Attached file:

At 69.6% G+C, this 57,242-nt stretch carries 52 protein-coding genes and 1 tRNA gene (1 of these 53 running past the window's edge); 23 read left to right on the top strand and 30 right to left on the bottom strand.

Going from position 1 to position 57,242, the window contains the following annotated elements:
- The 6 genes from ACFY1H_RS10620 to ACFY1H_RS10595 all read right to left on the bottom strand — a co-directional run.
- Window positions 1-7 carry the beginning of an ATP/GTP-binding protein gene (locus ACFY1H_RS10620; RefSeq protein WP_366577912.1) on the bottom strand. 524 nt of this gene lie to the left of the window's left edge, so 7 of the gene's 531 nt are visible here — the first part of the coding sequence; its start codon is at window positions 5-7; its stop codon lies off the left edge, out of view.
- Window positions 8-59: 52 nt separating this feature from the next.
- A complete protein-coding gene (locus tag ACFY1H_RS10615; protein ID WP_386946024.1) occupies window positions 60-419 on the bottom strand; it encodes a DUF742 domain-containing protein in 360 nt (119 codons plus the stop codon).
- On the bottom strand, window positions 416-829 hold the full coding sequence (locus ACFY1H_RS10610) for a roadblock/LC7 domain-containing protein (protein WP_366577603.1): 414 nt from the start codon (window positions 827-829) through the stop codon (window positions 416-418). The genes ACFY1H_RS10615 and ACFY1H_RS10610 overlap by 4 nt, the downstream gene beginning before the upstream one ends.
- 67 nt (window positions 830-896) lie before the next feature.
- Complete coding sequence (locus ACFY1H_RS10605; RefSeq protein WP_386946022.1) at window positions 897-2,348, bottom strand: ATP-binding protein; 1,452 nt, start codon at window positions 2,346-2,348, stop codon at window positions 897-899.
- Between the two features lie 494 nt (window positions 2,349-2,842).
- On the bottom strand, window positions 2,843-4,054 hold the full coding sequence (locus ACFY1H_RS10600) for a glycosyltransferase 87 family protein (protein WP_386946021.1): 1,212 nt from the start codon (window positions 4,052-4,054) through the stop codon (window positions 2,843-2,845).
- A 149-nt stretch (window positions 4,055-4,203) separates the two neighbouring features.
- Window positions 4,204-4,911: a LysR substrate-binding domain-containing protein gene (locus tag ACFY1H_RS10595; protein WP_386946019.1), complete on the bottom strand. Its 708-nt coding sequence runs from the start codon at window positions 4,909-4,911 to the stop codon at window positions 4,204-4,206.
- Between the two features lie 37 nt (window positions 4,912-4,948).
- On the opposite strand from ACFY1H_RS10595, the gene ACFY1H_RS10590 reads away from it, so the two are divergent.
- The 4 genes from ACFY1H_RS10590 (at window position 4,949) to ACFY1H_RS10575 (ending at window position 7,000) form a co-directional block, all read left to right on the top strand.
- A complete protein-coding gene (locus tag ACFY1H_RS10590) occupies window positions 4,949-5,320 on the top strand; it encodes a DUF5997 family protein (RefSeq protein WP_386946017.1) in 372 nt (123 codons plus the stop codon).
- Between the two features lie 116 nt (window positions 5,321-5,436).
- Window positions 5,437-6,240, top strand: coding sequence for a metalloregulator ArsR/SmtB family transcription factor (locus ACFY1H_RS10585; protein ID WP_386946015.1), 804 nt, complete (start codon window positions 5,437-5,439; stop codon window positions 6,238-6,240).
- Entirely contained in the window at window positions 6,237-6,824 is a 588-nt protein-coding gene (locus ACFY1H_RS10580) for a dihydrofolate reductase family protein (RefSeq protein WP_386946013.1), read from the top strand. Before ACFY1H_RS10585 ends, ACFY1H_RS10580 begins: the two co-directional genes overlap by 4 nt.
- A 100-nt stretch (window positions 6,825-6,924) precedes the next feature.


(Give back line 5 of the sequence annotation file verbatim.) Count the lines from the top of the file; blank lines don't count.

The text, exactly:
- Window positions 8-59: 52 nt separating this feature from the next.